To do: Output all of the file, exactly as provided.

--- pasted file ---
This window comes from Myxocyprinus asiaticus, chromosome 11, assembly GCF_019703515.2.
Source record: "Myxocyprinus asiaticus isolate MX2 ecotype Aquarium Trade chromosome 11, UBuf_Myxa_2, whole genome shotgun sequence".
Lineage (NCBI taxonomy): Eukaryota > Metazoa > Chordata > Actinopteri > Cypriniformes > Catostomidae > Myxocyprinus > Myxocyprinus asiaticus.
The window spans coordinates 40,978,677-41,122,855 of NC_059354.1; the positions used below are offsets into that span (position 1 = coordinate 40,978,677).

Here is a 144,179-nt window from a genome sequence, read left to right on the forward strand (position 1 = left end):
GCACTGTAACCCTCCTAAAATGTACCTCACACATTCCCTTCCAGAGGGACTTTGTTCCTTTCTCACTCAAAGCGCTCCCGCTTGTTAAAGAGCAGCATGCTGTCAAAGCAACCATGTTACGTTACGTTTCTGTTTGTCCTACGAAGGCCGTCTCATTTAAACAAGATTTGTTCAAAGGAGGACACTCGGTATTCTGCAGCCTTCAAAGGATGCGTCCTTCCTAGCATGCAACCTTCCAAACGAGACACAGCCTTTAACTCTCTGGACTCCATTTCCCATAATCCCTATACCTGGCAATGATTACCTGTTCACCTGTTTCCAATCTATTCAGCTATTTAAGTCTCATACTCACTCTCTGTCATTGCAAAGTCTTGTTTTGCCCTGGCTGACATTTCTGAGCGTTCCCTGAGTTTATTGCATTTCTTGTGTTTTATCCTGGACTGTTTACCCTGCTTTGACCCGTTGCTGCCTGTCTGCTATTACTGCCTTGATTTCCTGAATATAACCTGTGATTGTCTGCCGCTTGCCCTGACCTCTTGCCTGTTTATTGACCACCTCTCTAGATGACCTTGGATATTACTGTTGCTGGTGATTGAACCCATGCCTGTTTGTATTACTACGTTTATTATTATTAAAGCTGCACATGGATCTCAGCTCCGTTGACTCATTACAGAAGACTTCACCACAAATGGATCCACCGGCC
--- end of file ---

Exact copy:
This window comes from Myxocyprinus asiaticus, chromosome 11, assembly GCF_019703515.2.
Source record: "Myxocyprinus asiaticus isolate MX2 ecotype Aquarium Trade chromosome 11, UBuf_Myxa_2, whole genome shotgun sequence".
Lineage (NCBI taxonomy): Eukaryota > Metazoa > Chordata > Actinopteri > Cypriniformes > Catostomidae > Myxocyprinus > Myxocyprinus asiaticus.
The window spans coordinates 40,978,677-41,122,855 of NC_059354.1; the positions used below are offsets into that span (position 1 = coordinate 40,978,677).

Here is a 144,179-nt window from a genome sequence, read left to right on the forward strand (position 1 = left end):
GCACTGTAACCCTCCTAAAATGTACCTCACACATTCCCTTCCAGAGGGACTTTGTTCCTTTCTCACTCAAAGCGCTCCCGCTTGTTAAAGAGCAGCATGCTGTCAAAGCAACCATGTTACGTTACGTTTCTGTTTGTCCTACGAAGGCCGTCTCATTTAAACAAGATTTGTTCAAAGGAGGACACTCGGTATTCTGCAGCCTTCAAAGGATGCGTCCTTCCTAGCATGCAACCTTCCAAACGAGACACAGCCTTTAACTCTCTGGACTCCATTTCCCATAATCCCTATACCTGGCAATGATTACCTGTTCACCTGTTTCCAATCTATTCAGCTATTTAAGTCTCATACTCACTCTCTGTCATTGCAAAGTCTTGTTTTGCCCTGGCTGACATTTCTGAGCGTTCCCTGAGTTTATTGCATTTCTTGTGTTTTATCCTGGACTGTTTACCCTGCTTTGACCCGTTGCTGCCTGTCTGCTATTACTGCCTTGATTTCCTGAATATAACCTGTGATTGTCTGCCGCTTGCCCTGACCTCTTGCCTGTTTATTGACCACCTCTCTAGATGACCTTGGATATTACTGTTGCTGGTGATTGAACCCATGCCTGTTTGTATTACTACGTTTATTATTATTAAAGCTGCACATGGATCTCAGCTCCGTTGACTCATTACAGAAGACTTCACCACAAATGGATCCACCGGCC